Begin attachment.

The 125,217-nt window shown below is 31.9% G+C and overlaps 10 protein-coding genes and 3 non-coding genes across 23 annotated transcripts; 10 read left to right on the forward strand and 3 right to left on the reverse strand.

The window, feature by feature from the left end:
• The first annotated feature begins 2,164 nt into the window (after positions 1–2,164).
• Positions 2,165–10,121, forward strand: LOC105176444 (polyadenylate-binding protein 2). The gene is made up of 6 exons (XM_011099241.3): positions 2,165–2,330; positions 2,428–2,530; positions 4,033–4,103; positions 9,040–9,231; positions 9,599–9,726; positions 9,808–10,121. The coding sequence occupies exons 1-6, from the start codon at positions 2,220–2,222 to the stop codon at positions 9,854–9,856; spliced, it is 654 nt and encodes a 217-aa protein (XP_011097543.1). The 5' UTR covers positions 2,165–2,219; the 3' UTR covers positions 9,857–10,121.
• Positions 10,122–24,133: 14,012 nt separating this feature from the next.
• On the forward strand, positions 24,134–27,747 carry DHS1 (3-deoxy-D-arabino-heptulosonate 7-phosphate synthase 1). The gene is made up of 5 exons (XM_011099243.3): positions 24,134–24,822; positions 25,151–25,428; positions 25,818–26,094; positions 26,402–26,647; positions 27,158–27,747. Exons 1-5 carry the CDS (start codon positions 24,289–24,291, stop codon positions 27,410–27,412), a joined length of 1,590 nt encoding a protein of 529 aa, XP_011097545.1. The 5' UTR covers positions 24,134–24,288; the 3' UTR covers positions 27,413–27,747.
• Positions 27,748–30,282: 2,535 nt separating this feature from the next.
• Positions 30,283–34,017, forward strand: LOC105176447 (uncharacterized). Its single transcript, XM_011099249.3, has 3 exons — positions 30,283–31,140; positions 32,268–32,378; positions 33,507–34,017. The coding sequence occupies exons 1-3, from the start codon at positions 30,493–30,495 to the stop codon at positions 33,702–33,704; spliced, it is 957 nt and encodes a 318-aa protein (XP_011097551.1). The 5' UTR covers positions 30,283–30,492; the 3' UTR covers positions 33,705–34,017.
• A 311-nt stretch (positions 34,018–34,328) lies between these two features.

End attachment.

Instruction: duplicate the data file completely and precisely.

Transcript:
The 125,217-nt window shown below is 31.9% G+C and overlaps 10 protein-coding genes and 3 non-coding genes across 23 annotated transcripts; 10 read left to right on the forward strand and 3 right to left on the reverse strand.

The window, feature by feature from the left end:
• The first annotated feature begins 2,164 nt into the window (after positions 1–2,164).
• Positions 2,165–10,121, forward strand: LOC105176444 (polyadenylate-binding protein 2). The gene is made up of 6 exons (XM_011099241.3): positions 2,165–2,330; positions 2,428–2,530; positions 4,033–4,103; positions 9,040–9,231; positions 9,599–9,726; positions 9,808–10,121. The coding sequence occupies exons 1-6, from the start codon at positions 2,220–2,222 to the stop codon at positions 9,854–9,856; spliced, it is 654 nt and encodes a 217-aa protein (XP_011097543.1). The 5' UTR covers positions 2,165–2,219; the 3' UTR covers positions 9,857–10,121.
• Positions 10,122–24,133: 14,012 nt separating this feature from the next.
• On the forward strand, positions 24,134–27,747 carry DHS1 (3-deoxy-D-arabino-heptulosonate 7-phosphate synthase 1). The gene is made up of 5 exons (XM_011099243.3): positions 24,134–24,822; positions 25,151–25,428; positions 25,818–26,094; positions 26,402–26,647; positions 27,158–27,747. Exons 1-5 carry the CDS (start codon positions 24,289–24,291, stop codon positions 27,410–27,412), a joined length of 1,590 nt encoding a protein of 529 aa, XP_011097545.1. The 5' UTR covers positions 24,134–24,288; the 3' UTR covers positions 27,413–27,747.
• Positions 27,748–30,282: 2,535 nt separating this feature from the next.
• Positions 30,283–34,017, forward strand: LOC105176447 (uncharacterized). Its single transcript, XM_011099249.3, has 3 exons — positions 30,283–31,140; positions 32,268–32,378; positions 33,507–34,017. The coding sequence occupies exons 1-3, from the start codon at positions 30,493–30,495 to the stop codon at positions 33,702–33,704; spliced, it is 957 nt and encodes a 318-aa protein (XP_011097551.1). The 5' UTR covers positions 30,283–30,492; the 3' UTR covers positions 33,705–34,017.
• A 311-nt stretch (positions 34,018–34,328) lies between these two features.